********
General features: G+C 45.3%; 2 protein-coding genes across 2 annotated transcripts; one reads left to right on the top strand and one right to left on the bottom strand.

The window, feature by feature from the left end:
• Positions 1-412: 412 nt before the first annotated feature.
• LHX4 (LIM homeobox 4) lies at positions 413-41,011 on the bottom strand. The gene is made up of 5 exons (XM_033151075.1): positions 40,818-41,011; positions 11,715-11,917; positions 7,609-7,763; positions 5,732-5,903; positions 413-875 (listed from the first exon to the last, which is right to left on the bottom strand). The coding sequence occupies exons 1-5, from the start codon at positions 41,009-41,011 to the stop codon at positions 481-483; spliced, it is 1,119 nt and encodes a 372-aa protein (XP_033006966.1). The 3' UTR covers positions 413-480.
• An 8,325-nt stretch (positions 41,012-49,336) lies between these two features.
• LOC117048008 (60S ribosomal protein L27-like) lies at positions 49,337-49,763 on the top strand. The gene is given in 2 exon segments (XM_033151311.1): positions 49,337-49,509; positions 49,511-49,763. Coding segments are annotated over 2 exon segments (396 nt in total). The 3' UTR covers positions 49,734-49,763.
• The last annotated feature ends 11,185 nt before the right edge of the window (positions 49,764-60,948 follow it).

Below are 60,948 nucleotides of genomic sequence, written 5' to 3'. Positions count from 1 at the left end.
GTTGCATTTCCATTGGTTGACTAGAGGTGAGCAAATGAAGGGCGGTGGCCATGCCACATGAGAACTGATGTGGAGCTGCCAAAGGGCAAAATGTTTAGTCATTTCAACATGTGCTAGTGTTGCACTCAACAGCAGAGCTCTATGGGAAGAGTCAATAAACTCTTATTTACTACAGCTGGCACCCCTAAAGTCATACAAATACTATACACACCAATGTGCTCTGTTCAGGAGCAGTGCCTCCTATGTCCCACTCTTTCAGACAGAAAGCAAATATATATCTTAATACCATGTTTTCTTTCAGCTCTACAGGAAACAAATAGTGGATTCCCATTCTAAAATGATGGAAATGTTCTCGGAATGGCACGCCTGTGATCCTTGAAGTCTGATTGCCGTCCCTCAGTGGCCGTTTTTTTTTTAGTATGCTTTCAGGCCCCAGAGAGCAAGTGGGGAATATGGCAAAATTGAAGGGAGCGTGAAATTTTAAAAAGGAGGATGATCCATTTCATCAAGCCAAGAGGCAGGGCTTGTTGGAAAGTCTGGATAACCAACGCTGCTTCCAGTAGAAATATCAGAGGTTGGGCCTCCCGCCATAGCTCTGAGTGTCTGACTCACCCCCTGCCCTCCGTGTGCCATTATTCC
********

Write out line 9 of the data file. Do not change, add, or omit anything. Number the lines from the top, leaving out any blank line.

GTTGCATTTCCATTGGTTGACTAGAGGTGAGCAAATGAAGGGCGGTGGCCATGCCACATGAGAACTGATGTGGAGCTGCCAAAGGGCAAAATGTTTAGTCATTTCAACATGTGCTAGTGTTGCACTCAACAGCAGAGCTCTATGGGAAGAGTCAATAAACTCTTATTTACTACAGCTGGCACCCCTAAAGTCATACAAATACTATACACACCAATGTGCTCTGTTCAGGAGCAGTGCCTCCTATGTCCCACTCTTTCAGACAGAAAGCAAATATATATCTTAATACCATGTTTTCTTTCAGCTCTACAGGAAACAAATAGTGGATTCCCATTCTAAAATGATGGAAATGTTCTCGGAATGGCACGCCTGTGATCCTTGAAGTCTGATTGCCGTCCCTCAGTGGCCGTTTTTTTTTTAGTATGCTTTCAGGCCCCAGAGAGCAAGTGGGGAATATGGCAAAATTGAAGGGAGCGTGAAATTTTAAAAAGGAGGATGATCCATTTCATCAAGCCAAGAGGCAGGGCTTGTTGGAAAGTCTGGATAACCAACGCTGCTTCCAGTAGAAATATCAGAGGTTGGGCCTCCCGCCATAGCTCTGAGTGTCTGACTCACCCCCTGCCCTCCGTGTGCCATTATTCC